Amitav Ghosh, Jeet Thayil shortlisted for literature prize

Wednesday, 21 November 2012 - 4:29pm IST | Place: New Delhi | Agency: IANS
Six books, including River Of Smoke by Amitav Ghosh, Narcopolis by Jeet Thayil, and The Wandering by Pakistan-based author Jamil Ahmad, have been shortlisted for the DSC South Asian Literature Prize 2013.

Six books, including River Of Smoke by Amitav Ghosh, Narcopolis by Jeet Thayil and The Wandering by Pakistan-based author Jamil Ahmad, have been shortlisted for the DSC South Asian Literature Prize 2013.

The list, announced in a gala at the Mayfair Hotel in London late last night, includes six writers — three Indians, two Pakistanis and one from Bangladesh — besides an American translator for the $50,000 prize. The finalist will be announced at the DSC Jaipur Literature Festival in January 2013.

The jury of poet K Satchidanandan, critic Muneeza Shamsie, Elliot Bay author reading programme founder Rick Simonson, Kathmandu Literary Jatra director Suvani Singh and Palestinian Festival of Literature co-founder Eleanor O'Keefe deliberated the list from a selection of 16 books.

Jury chair K Satchidanandan said: "There were 81 entries for the prize this year, from authors and translators across India, Australia, Britain, Pakistan, and Bangladesh, reflecting the importance of South Asia's rapidly expanding book market."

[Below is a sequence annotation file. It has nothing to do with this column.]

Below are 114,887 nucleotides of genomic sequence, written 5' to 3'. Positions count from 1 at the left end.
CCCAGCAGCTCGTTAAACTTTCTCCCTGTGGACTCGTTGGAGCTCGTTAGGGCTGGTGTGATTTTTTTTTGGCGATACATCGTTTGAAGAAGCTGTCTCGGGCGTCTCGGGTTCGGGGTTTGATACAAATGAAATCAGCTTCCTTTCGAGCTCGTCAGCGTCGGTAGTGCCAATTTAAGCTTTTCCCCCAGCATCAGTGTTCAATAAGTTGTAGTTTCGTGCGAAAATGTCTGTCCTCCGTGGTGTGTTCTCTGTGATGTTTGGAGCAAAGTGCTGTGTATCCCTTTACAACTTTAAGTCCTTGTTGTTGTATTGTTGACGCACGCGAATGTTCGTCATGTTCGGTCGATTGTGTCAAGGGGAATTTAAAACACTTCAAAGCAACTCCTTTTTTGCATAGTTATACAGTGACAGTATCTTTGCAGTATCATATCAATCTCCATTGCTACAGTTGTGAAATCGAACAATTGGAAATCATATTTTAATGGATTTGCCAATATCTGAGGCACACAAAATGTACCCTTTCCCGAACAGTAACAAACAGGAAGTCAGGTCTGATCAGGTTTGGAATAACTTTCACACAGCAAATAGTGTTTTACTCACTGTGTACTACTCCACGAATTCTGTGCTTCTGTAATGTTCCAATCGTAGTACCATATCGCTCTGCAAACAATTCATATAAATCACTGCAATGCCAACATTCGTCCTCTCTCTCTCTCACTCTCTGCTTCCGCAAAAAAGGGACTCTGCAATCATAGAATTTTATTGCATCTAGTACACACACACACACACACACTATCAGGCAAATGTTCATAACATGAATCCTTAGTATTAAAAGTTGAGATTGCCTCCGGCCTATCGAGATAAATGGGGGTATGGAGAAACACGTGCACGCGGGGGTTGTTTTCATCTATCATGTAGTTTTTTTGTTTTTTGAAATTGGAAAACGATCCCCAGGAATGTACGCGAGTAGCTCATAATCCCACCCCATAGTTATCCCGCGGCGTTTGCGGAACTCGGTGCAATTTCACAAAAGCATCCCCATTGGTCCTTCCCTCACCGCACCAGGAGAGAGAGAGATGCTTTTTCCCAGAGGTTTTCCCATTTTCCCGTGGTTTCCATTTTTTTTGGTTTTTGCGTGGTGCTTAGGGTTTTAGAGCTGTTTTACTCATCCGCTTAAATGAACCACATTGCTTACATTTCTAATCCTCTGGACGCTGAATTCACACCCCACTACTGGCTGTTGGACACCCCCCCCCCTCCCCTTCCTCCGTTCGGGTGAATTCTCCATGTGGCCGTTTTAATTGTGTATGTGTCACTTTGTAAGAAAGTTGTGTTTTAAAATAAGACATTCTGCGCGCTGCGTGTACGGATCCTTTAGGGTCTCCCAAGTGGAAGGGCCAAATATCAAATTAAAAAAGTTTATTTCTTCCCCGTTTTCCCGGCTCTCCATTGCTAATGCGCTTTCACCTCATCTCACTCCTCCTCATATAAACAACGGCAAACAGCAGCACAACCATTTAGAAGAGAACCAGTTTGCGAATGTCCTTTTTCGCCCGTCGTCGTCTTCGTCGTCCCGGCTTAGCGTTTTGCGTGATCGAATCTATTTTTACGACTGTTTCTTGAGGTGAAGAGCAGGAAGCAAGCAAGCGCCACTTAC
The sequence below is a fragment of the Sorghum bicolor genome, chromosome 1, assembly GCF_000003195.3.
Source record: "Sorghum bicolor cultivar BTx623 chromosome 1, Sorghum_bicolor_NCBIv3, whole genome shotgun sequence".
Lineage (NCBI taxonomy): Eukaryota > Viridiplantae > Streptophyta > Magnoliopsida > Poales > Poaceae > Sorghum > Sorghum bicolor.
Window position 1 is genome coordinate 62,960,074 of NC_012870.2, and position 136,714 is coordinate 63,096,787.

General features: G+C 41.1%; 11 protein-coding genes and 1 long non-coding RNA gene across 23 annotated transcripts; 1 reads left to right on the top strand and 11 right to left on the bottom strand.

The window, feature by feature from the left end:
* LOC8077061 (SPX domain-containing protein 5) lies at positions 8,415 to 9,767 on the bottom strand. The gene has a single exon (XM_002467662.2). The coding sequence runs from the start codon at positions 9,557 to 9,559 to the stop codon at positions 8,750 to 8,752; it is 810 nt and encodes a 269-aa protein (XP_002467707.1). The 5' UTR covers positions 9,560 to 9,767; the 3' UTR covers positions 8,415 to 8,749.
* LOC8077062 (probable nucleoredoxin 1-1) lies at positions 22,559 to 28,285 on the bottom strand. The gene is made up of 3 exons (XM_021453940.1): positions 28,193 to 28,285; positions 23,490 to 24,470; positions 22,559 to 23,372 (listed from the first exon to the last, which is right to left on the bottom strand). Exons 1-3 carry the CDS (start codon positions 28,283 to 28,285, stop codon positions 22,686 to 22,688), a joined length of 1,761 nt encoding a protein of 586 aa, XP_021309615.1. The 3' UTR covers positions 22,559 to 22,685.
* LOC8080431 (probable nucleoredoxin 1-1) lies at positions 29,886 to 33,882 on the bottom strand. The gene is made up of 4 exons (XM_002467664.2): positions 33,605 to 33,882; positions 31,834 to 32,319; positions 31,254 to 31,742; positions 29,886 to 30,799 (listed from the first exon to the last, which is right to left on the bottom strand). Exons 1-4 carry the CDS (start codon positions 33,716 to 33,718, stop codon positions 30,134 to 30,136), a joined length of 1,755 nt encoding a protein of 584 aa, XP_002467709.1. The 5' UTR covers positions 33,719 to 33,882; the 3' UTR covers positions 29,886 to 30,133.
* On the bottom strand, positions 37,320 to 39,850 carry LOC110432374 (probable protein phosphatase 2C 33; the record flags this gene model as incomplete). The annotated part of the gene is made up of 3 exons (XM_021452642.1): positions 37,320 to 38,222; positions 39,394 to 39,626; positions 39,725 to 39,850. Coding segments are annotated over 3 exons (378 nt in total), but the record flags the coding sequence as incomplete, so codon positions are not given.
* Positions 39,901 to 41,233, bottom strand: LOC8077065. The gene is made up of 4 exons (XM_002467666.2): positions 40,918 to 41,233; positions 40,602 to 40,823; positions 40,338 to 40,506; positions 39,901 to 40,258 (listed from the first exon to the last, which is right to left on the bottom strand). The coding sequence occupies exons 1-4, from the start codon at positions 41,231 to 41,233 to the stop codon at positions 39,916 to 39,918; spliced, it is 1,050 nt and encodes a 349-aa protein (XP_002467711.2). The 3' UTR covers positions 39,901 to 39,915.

He said India was currently the world's third largest English book market (after the US and the UK). A British Broadcasting Corporation report forecast in May that it would become the largest market within the next 10 years.

The list reflects the thematic range and stylistic diversity of contemporary South Asian fiction. "The works cover a range of subjects from the strange destinies of tribal people in a world being fast urbanised; the conflicts and paradoxes of Muslim life with its various attitudes to religion; the strange destiny of Indian migrants; the sharp schisms; the tragic ironies of modern Asian societies; and city life in the subcontinent with its seldom exposed underbelly," Satchidanandan told the Indo-Asian News Service.


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